The Awakened Heart

Personally I find the practice of Noble Speech to be one of the harder religious practices.  It is not difficult because I am running around cursing, or slandering, or gossiping. No. It is difficult because it is so easy to hurt someone’s feelings or cause pain and misunderstanding with speech.

Speech is a reflection of our thoughts. The words we choose, the phrases we use, the tones we affect, all arise out of our own insecurities and fears. Unfortunately, it is this crippling self obsession which closes our hearts to the individuals around us. It is not that we are rude or even unkind.  We are just unable to connect with others at the heart level, the level of love.

A regular, i.e. daily, spiritual discipline of prayer, study, and ethical living can go a long way to opening the heart. We cannot, however, force the heart to open.  The heart awakens in response to the call of that which is beyond self.  In our tradition Amida Buddha is that which is beyond self. The Nembutsu, “Namo Amida Bu”, is the voice of the Buddha calling to us from beyond self.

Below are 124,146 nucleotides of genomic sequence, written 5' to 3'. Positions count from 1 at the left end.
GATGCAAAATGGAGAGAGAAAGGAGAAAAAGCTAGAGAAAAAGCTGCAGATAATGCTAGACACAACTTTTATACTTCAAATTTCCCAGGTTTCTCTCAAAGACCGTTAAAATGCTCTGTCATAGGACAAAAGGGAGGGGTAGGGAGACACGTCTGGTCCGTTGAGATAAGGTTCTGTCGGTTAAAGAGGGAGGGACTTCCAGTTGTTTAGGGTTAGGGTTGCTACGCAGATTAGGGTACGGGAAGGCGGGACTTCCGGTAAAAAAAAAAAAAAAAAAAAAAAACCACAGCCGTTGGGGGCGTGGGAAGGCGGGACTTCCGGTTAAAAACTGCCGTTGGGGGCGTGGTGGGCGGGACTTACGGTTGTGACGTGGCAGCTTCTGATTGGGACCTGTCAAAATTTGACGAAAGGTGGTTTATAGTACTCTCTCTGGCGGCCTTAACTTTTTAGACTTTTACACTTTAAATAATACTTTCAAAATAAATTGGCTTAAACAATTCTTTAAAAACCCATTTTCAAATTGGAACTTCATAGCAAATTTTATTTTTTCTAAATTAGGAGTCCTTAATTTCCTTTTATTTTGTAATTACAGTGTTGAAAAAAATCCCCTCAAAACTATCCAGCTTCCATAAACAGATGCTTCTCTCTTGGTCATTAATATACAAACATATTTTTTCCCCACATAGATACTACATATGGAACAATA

Sometimes we can hear the Buddha calling us, almost steering us on an unknown but True Course.  Other times we feel lost and can only hear ourselves calling out “Namo Amida Bu”.

“Namo Amida Bu” is the action of the Tathagatha’s measureless compassion upon our hearts and in our world.  To recite “Namo Amida Bu” is to cling to the Buddha amidst the turmoil and challenges of our daily lives.

“Namo Amida Bu” is also speech. It is Noble Speech. It is the speech of an Awakened Heart. Yet over and over again I forget the Dharma, forget the Buddha, forget all but myself and speak in ways that hurt and wound.

Namo Amida Bu!

Ananda

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